On this episode we’re joined by Dr. Lynn Moormon, Professor of Physical Geography at Mount Royal University, as well as Andrew Arreak, SmartICE Nunavut Operations Lead. The Inuit people across Northern Canada rely on sea ice for hunting and access, and it also plays a large role in their culture.
Knowing how to read the land and the ice has been passed down through Andrew’s family from one generation to the next. The people in his community have learned about it largely through first-hand experience. You really have to be there to understand how therapeutic it can be.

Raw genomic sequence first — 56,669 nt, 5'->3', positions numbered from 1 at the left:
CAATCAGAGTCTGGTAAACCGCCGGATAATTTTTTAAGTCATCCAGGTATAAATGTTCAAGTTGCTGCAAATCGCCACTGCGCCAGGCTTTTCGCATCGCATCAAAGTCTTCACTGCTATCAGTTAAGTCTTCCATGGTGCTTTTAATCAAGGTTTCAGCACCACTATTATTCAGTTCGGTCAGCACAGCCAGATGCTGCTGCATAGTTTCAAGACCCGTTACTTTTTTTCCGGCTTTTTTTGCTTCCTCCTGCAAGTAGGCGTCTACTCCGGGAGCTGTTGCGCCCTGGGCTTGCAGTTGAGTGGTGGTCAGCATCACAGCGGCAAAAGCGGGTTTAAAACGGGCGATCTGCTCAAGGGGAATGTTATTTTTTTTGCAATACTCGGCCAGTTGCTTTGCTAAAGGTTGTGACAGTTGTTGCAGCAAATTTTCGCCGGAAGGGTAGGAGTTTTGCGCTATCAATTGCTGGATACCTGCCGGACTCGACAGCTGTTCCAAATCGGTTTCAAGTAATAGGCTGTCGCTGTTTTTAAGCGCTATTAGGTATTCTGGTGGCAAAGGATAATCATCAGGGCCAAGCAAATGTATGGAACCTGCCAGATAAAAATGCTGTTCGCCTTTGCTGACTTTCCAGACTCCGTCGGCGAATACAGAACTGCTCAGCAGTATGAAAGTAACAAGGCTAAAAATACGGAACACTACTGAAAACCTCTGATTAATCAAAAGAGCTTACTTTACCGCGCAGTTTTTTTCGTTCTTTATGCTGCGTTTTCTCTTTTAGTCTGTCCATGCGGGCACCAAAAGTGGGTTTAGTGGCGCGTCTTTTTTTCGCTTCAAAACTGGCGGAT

SmartICE is a co-development approach that aims to merge the traditional knowledge of sea ice with advanced data acquisition and remote monitoring technology. The goal is to create maps to help navigate ice conditions in real time using terminology that the community uses. This is becoming even more important as the climate warms.
They have been utilizing Facebook to transfer the knowledge throughout Northern communities and beyond. Digitizing the sea ice knowledge is another way of helping to pass the knowledge from one generation to the next. It also helps increase confidence around ice conditions.
In Andrew’s community, snow begins to fall in October, and the ice begins to form around mid-November. This is when they will begin creating sea ice maps again. Andrew loves it when he meets people out on the ice while he’s gathering data and enjoys taking the opportunity to educate them about the technology he’s using.